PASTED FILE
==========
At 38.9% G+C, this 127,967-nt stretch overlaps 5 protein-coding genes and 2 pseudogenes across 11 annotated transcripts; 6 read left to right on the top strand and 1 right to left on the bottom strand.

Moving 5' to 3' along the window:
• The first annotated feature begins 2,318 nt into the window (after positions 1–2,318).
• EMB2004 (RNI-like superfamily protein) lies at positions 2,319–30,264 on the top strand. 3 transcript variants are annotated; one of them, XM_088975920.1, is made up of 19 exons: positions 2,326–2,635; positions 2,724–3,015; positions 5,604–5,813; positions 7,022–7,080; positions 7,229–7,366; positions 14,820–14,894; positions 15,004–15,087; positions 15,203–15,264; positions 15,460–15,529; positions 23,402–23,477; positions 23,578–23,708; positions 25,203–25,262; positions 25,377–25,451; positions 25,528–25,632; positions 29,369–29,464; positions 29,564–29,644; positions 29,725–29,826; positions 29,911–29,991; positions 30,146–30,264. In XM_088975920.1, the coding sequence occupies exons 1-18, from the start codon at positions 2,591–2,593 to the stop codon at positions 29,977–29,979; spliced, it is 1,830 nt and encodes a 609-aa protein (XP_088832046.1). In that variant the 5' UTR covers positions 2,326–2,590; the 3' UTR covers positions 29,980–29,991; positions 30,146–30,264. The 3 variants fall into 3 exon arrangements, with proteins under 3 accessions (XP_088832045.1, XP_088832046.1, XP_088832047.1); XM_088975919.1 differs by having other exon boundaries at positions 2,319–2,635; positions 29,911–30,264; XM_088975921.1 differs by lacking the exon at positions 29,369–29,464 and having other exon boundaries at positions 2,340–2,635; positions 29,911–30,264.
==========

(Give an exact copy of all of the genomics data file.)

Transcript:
At 38.9% G+C, this 127,967-nt stretch overlaps 5 protein-coding genes and 2 pseudogenes across 11 annotated transcripts; 6 read left to right on the top strand and 1 right to left on the bottom strand.

Moving 5' to 3' along the window:
• The first annotated feature begins 2,318 nt into the window (after positions 1–2,318).
• EMB2004 (RNI-like superfamily protein) lies at positions 2,319–30,264 on the top strand. 3 transcript variants are annotated; one of them, XM_088975920.1, is made up of 19 exons: positions 2,326–2,635; positions 2,724–3,015; positions 5,604–5,813; positions 7,022–7,080; positions 7,229–7,366; positions 14,820–14,894; positions 15,004–15,087; positions 15,203–15,264; positions 15,460–15,529; positions 23,402–23,477; positions 23,578–23,708; positions 25,203–25,262; positions 25,377–25,451; positions 25,528–25,632; positions 29,369–29,464; positions 29,564–29,644; positions 29,725–29,826; positions 29,911–29,991; positions 30,146–30,264. In XM_088975920.1, the coding sequence occupies exons 1-18, from the start codon at positions 2,591–2,593 to the stop codon at positions 29,977–29,979; spliced, it is 1,830 nt and encodes a 609-aa protein (XP_088832046.1). In that variant the 5' UTR covers positions 2,326–2,590; the 3' UTR covers positions 29,980–29,991; positions 30,146–30,264. The 3 variants fall into 3 exon arrangements, with proteins under 3 accessions (XP_088832045.1, XP_088832046.1, XP_088832047.1); XM_088975919.1 differs by having other exon boundaries at positions 2,319–2,635; positions 29,911–30,264; XM_088975921.1 differs by lacking the exon at positions 29,369–29,464 and having other exon boundaries at positions 2,340–2,635; positions 29,911–30,264.